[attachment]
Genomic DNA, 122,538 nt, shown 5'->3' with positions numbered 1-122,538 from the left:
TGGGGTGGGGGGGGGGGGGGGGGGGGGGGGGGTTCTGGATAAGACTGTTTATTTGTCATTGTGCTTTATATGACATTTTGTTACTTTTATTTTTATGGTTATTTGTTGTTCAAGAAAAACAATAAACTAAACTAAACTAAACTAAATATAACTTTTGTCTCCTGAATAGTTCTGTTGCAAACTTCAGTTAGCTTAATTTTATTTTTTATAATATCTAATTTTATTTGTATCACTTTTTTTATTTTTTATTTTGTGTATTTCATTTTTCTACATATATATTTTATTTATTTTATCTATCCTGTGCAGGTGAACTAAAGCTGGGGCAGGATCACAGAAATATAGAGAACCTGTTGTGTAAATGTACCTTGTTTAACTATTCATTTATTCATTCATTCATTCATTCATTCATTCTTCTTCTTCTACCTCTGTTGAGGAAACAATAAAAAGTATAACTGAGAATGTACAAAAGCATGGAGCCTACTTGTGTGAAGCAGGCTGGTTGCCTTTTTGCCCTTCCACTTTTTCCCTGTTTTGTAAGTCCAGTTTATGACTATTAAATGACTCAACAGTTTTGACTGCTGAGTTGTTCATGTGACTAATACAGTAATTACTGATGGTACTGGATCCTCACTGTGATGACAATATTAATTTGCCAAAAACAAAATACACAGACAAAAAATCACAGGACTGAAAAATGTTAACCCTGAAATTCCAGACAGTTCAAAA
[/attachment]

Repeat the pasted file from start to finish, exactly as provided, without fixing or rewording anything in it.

Genomic DNA, 122,538 nt, shown 5'->3' with positions numbered 1-122,538 from the left:
TGGGGTGGGGGGGGGGGGGGGGGGGGGGGGGGTTCTGGATAAGACTGTTTATTTGTCATTGTGCTTTATATGACATTTTGTTACTTTTATTTTTATGGTTATTTGTTGTTCAAGAAAAACAATAAACTAAACTAAACTAAACTAAATATAACTTTTGTCTCCTGAATAGTTCTGTTGCAAACTTCAGTTAGCTTAATTTTATTTTTTATAATATCTAATTTTATTTGTATCACTTTTTTTATTTTTTATTTTGTGTATTTCATTTTTCTACATATATATTTTATTTATTTTATCTATCCTGTGCAGGTGAACTAAAGCTGGGGCAGGATCACAGAAATATAGAGAACCTGTTGTGTAAATGTACCTTGTTTAACTATTCATTTATTCATTCATTCATTCATTCATTCATTCTTCTTCTTCTACCTCTGTTGAGGAAACAATAAAAAGTATAACTGAGAATGTACAAAAGCATGGAGCCTACTTGTGTGAAGCAGGCTGGTTGCCTTTTTGCCCTTCCACTTTTTCCCTGTTTTGTAAGTCCAGTTTATGACTATTAAATGACTCAACAGTTTTGACTGCTGAGTTGTTCATGTGACTAATACAGTAATTACTGATGGTACTGGATCCTCACTGTGATGACAATATTAATTTGCCAAAAACAAAATACACAGACAAAAAATCACAGGACTGAAAAATGTTAACCCTGAAATTCCAGACAGTTCAAAA